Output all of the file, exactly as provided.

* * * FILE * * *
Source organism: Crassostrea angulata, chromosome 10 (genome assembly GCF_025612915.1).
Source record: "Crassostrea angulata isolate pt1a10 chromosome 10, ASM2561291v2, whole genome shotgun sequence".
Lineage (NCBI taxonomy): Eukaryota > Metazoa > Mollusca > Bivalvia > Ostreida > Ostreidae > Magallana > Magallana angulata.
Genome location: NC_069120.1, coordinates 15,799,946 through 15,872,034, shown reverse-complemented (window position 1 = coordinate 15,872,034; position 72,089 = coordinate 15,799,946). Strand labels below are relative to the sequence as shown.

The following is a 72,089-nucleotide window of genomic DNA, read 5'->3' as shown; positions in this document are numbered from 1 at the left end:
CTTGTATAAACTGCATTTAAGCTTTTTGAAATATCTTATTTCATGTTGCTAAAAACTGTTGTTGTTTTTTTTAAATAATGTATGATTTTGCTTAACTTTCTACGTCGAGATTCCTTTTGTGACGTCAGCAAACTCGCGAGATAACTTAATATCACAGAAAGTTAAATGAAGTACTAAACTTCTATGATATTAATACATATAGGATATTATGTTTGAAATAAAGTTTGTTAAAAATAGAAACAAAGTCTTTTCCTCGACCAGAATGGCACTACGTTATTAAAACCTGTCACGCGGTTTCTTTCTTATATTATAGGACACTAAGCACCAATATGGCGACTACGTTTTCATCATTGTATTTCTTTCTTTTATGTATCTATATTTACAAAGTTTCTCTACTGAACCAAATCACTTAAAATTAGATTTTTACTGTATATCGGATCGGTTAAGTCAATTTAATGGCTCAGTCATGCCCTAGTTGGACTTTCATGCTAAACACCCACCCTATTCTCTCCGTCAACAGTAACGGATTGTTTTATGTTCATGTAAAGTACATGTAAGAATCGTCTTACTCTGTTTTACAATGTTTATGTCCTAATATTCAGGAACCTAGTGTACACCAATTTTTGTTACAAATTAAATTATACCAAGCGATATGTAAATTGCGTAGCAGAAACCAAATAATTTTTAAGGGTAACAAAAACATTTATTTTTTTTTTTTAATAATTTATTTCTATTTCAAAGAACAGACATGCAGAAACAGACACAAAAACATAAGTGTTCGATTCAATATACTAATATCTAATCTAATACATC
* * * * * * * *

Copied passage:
Source organism: Crassostrea angulata, chromosome 10 (genome assembly GCF_025612915.1).
Source record: "Crassostrea angulata isolate pt1a10 chromosome 10, ASM2561291v2, whole genome shotgun sequence".
Lineage (NCBI taxonomy): Eukaryota > Metazoa > Mollusca > Bivalvia > Ostreida > Ostreidae > Magallana > Magallana angulata.
Genome location: NC_069120.1, coordinates 15,799,946 through 15,872,034, shown reverse-complemented (window position 1 = coordinate 15,872,034; position 72,089 = coordinate 15,799,946). Strand labels below are relative to the sequence as shown.

The following is a 72,089-nucleotide window of genomic DNA, read 5'->3' as shown; positions in this document are numbered from 1 at the left end:
CTTGTATAAACTGCATTTAAGCTTTTTGAAATATCTTATTTCATGTTGCTAAAAACTGTTGTTGTTTTTTTTAAATAATGTATGATTTTGCTTAACTTTCTACGTCGAGATTCCTTTTGTGACGTCAGCAAACTCGCGAGATAACTTAATATCACAGAAAGTTAAATGAAGTACTAAACTTCTATGATATTAATACATATAGGATATTATGTTTGAAATAAAGTTTGTTAAAAATAGAAACAAAGTCTTTTCCTCGACCAGAATGGCACTACGTTATTAAAACCTGTCACGCGGTTTCTTTCTTATATTATAGGACACTAAGCACCAATATGGCGACTACGTTTTCATCATTGTATTTCTTTCTTTTATGTATCTATATTTACAAAGTTTCTCTACTGAACCAAATCACTTAAAATTAGATTTTTACTGTATATCGGATCGGTTAAGTCAATTTAATGGCTCAGTCATGCCCTAGTTGGACTTTCATGCTAAACACCCACCCTATTCTCTCCGTCAACAGTAACGGATTGTTTTATGTTCATGTAAAGTACATGTAAGAATCGTCTTACTCTGTTTTACAATGTTTATGTCCTAATATTCAGGAACCTAGTGTACACCAATTTTTGTTACAAATTAAATTATACCAAGCGATATGTAAATTGCGTAGCAGAAACCAAATAATTTTTAAGGGTAACAAAAACATTTATTTTTTTTTTTTAATAATTTATTTCTATTTCAAAGAACAGACATGCAGAAACAGACACAAAAACATAAGTGTTCGATTCAATATACTAATATCTAATCTAATACATC